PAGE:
What happened

Shares of chicken-wing restaurant chain Wingstop (NASDAQ:WING) plunged on Wednesday morning after the company reported full-year 2020 results. It's not that 2020 was bad; in fact, it was a stellar year for the company. But it appears investors weren't thrilled with management's outlook for the coming year. As a result, Wingstop stock was down 12% as of 10:15 a.m. EST today.

So what

For 2020, Wingstop generated revenue of $248.8 million, up almost 25% year over year. It was able to grow revenue by opening new locations and squeezing more sales out of existing ones. It opened 153 net new locations, an increase of 11% from its store count at the end of 2019. And domestic same-store sales were up an outstanding 21.4% from 2019, as diners increasingly turned to delivery last year because of the pandemic and the fact that chicken wings travel well.

A visibly frustrated man has his hands on his cheeks with a down stock chart in the background.

Image source: Getty Images.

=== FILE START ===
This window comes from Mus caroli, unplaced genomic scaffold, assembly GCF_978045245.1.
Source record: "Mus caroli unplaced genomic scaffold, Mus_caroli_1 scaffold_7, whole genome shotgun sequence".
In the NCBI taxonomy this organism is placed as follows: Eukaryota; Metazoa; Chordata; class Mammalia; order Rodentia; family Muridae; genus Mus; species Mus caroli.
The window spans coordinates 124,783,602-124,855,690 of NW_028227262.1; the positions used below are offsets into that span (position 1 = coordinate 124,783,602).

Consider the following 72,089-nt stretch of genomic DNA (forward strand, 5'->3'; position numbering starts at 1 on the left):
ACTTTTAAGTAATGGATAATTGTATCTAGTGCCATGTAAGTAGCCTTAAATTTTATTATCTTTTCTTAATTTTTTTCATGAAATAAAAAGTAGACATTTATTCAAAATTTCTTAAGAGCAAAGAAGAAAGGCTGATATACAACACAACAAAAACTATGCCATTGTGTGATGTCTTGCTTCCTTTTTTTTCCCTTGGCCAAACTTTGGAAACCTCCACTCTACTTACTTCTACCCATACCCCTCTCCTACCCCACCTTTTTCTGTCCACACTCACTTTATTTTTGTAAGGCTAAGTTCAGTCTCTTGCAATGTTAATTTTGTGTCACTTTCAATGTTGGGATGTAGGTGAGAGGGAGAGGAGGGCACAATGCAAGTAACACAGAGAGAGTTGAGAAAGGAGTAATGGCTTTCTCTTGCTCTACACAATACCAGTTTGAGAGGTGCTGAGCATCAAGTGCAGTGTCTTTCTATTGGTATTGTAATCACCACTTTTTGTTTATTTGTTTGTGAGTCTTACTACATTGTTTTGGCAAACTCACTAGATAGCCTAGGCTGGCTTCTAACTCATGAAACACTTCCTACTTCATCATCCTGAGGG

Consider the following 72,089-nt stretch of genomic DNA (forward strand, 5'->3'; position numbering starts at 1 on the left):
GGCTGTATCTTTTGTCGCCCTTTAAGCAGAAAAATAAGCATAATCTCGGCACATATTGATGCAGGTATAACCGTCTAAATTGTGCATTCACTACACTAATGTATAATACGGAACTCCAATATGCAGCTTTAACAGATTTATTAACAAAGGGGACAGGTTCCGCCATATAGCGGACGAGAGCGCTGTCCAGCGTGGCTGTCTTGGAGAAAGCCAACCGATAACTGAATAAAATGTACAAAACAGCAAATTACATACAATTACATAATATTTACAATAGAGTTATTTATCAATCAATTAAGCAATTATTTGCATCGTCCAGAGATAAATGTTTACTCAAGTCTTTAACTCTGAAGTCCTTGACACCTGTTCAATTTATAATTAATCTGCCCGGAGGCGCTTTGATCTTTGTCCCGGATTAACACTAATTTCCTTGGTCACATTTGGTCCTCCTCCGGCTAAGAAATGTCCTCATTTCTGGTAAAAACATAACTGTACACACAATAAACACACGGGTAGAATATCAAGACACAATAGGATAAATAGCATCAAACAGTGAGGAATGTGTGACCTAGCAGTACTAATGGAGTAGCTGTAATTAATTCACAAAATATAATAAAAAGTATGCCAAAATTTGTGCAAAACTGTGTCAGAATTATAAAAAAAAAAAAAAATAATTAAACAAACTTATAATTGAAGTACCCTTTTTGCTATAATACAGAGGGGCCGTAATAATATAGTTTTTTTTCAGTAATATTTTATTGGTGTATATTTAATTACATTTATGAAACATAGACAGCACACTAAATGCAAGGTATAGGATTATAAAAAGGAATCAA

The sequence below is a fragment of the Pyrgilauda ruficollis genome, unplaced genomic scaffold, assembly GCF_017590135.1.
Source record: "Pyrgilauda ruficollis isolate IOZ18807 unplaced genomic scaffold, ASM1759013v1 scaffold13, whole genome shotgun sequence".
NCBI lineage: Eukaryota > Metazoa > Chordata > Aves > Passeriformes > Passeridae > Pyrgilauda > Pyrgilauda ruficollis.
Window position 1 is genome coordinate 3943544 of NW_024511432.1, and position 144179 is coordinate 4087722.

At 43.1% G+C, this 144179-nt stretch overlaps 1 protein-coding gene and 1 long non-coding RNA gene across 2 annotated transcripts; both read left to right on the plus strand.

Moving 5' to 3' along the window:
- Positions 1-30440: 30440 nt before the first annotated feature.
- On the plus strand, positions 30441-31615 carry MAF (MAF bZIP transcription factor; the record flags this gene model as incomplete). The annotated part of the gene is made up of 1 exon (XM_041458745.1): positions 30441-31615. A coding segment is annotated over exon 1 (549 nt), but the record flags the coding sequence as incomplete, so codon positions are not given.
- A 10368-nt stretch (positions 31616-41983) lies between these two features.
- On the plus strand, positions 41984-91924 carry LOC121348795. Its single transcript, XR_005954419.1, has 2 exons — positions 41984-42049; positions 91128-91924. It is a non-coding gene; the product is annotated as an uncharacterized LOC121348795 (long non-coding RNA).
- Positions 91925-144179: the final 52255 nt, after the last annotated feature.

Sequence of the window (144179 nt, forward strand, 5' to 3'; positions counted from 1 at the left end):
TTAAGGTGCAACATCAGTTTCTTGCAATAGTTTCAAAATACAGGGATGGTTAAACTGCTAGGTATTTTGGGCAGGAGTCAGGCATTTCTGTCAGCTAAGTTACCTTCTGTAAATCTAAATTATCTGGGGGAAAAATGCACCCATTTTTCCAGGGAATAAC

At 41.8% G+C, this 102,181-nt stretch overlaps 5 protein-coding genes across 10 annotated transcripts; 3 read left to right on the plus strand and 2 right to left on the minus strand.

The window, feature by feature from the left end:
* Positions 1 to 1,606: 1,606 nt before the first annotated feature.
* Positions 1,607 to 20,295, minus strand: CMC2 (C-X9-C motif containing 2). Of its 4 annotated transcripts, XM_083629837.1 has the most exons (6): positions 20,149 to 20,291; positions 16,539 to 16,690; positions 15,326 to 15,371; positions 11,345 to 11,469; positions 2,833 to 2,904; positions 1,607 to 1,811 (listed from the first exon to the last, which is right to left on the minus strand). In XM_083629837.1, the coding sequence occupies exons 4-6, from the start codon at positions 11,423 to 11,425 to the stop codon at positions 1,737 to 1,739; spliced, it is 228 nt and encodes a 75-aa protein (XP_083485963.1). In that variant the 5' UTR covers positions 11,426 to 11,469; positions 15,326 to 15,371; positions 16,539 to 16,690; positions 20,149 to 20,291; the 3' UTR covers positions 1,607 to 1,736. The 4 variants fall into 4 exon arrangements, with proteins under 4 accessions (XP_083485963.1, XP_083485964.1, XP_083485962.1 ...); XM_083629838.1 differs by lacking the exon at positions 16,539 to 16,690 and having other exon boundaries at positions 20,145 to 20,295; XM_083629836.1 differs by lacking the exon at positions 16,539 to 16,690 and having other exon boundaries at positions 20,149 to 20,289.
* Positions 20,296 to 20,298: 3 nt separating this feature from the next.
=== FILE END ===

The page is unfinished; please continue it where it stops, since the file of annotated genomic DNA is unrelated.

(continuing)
Despite its robust growth, Wingstop failed to live up to heightened expectations. For the fourth quarter, Wall Street expected revenue of $64.1 million and earnings per share according to generally accepted accounting principles (GAAP) of $0.24. The company fell short of both of these, with quarterly revenue of $63.3 million and a quarterly GAAP loss per share of $0.21. 

Now what

There are two major components to Wingstop's growth-stock thesis: unit expansion (opening new locations) and comps growth. The company is expecting a slowdown in both areas in 2021, which is likely the main reason the stock is down today. For 2021 and beyond, management is calling for annual unit growth of around 10%, and annual comps growth in the mid single digits. 

Investors don't like decelerating growth. That said, Wingstop hopes to operate over 6,000 locations someday, and it only has a little more than 1,500 today. Therefore, the company can still grow for quite a long time even if it's at a slower pace than in 2020.

This article represents the opinion of the writer, who may disagree with the “official” recommendation position of a Motley Fool premium advisory service. We’re motley! Questioning an investing thesis -- even one of our own -- helps us all think critically about investing and make decisions that help us become smarter, happier, and richer.